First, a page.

Beautiful Turned-Wood Bowls for a Cause, Courtesy of the Maine State Prison

An outside-the-box fundraiser teams up local artists, a local gallery, and the local penitentiary.

A Maine State Prison resident paints a woodsy scene on a wooden bowl. He is one of 28 artists decorating bowls to raise money for AIO, a midcoast food- and energy-assistance organization.
By Monique Brouillette
Photographed by Tara Rice
From our September 2022 issue

Earlier this year, Joe Ryan, executive director of Knox County’s Area Interfaith Outreach, was working with Camden’s Page Gallery on an idea for a fundraiser: artist-designed soup-can labels, to be auctioned off in support of the group’s food pantry. But soup cans represent an old perception of food pantries, Ryan realized. And AIO, a 32-year-old organization specializing in food and energy assistance, is not a place for cheap canned goods but rather fresh, local produce and other nutritious foods. The food pantry, which moved into a new building in Rockland two years ago, feels like a quaint neighborhood grocery. Outside, it’s flanked by vegetable gardens. Inside, the light-filled space is filled with tidy shelves stocked with fruits and vegetables, freshly baked bread, and locally roasted coffee beans. Since moving into its new facility, AIO has gone from serving 50 midcoast families to more than 200 each week.

An alternative fundraiser idea struck Ryan a few months ago. Wooden bowls, symbolizing fresh and healthy foods, would much better represent what AIO does, he thought. And he knew just the place to source them — the Maine State Prison. Gardening is part of the Maine Department of Corrections’ programming, and the Maine State Prison, in Warren, delivers truckloads of excess produce, grown by residents, to AIO. Ryan remembered learning, in a meeting earlier this year with corrections commissioner Randall Liberty, that residents of the Maine State Prison also turned wooden bowls in the facility’s woodshop, and Liberty had offered to help with a fundraiser in any way that he could. And so, AIO’s ArtFeeds project, in collaboration with the Page Gallery and the Maine Department of Corrections, will be auctioning off 35 wooden bowls made at the prison and decorated by local artists.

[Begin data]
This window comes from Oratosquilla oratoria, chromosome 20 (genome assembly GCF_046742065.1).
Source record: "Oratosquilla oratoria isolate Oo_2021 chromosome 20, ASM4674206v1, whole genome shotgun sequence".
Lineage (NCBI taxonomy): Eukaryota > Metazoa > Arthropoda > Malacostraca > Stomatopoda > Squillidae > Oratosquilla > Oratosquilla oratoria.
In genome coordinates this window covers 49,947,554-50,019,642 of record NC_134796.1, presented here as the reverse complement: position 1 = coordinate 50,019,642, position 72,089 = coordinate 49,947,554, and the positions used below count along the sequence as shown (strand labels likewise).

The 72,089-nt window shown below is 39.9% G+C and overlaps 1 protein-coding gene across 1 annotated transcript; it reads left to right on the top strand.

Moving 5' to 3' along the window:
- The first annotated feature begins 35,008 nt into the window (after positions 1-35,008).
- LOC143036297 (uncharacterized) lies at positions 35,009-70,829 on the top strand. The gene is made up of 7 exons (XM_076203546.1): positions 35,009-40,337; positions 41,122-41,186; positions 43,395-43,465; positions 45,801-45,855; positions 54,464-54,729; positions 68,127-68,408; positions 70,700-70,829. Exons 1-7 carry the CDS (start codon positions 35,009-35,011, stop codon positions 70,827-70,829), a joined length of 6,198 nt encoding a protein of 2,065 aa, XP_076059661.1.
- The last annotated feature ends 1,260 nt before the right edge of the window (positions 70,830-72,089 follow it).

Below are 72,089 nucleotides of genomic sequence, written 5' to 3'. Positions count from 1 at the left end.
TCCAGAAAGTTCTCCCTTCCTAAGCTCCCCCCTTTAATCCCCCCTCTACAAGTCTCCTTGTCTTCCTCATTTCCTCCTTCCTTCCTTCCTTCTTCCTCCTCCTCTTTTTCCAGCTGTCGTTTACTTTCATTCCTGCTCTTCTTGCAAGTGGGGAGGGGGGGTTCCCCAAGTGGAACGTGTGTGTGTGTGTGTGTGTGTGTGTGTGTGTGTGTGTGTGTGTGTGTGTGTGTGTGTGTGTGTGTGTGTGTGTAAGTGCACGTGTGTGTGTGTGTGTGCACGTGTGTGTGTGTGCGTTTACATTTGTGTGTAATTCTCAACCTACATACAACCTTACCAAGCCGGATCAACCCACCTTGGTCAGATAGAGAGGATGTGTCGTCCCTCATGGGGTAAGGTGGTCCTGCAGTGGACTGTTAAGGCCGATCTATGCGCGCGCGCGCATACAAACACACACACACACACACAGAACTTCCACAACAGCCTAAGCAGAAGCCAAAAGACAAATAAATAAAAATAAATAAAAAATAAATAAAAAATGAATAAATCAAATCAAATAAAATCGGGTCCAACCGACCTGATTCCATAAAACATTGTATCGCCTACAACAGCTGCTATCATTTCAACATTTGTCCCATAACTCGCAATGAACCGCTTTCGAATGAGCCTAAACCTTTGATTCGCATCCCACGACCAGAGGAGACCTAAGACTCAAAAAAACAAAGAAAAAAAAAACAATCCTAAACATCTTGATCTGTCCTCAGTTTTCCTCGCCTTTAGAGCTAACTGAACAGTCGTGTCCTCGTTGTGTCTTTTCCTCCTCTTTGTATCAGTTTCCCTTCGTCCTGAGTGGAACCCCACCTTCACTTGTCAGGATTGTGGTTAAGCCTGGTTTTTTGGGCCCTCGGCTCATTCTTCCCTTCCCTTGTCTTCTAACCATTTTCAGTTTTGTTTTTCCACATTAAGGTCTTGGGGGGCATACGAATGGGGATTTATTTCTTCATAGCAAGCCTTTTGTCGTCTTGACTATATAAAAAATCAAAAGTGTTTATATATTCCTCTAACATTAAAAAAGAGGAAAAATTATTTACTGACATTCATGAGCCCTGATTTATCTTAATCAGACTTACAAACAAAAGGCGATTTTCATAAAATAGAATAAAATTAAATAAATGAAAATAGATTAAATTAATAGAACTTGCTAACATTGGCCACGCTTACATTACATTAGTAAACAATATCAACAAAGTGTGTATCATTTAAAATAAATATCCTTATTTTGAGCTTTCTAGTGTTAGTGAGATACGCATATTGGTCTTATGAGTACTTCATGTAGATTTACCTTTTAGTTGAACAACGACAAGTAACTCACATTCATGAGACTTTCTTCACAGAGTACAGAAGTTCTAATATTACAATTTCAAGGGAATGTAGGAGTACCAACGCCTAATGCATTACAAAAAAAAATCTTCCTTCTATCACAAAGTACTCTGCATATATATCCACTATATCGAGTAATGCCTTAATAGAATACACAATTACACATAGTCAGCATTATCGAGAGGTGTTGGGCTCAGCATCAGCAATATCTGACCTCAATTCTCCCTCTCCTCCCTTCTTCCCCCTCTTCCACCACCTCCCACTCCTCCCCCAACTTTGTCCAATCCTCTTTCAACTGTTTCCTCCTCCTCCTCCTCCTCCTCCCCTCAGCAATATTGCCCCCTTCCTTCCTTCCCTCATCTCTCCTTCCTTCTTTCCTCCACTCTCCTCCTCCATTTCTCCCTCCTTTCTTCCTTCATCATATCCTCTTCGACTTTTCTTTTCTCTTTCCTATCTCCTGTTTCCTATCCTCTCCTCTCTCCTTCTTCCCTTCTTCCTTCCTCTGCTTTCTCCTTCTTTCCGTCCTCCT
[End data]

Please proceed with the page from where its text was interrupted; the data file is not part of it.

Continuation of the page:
The only direction for the artists was to “create something that represents the community taking care of one another with food.” Twenty-eight artists, including Page Gallery founder Colin Page, two teenage food-pantry volunteers, and a Maine State Prison resident, contributed designs using everything from paint to decoupage to cyanotype print. A few other artists created their own ceramic and wooden bowls. Some are food safe and ready to use at the dinner table, others solely art pieces. “In this community, we are not defined by going to art museums or food pantries,” Ryan says. “We all love art and food and have to take care of one another.”

The bowls are on display at the Page Gallery September 3–10. A reception and silent auction will be held on Saturday, September 10. The exhibition and auction are free to attend.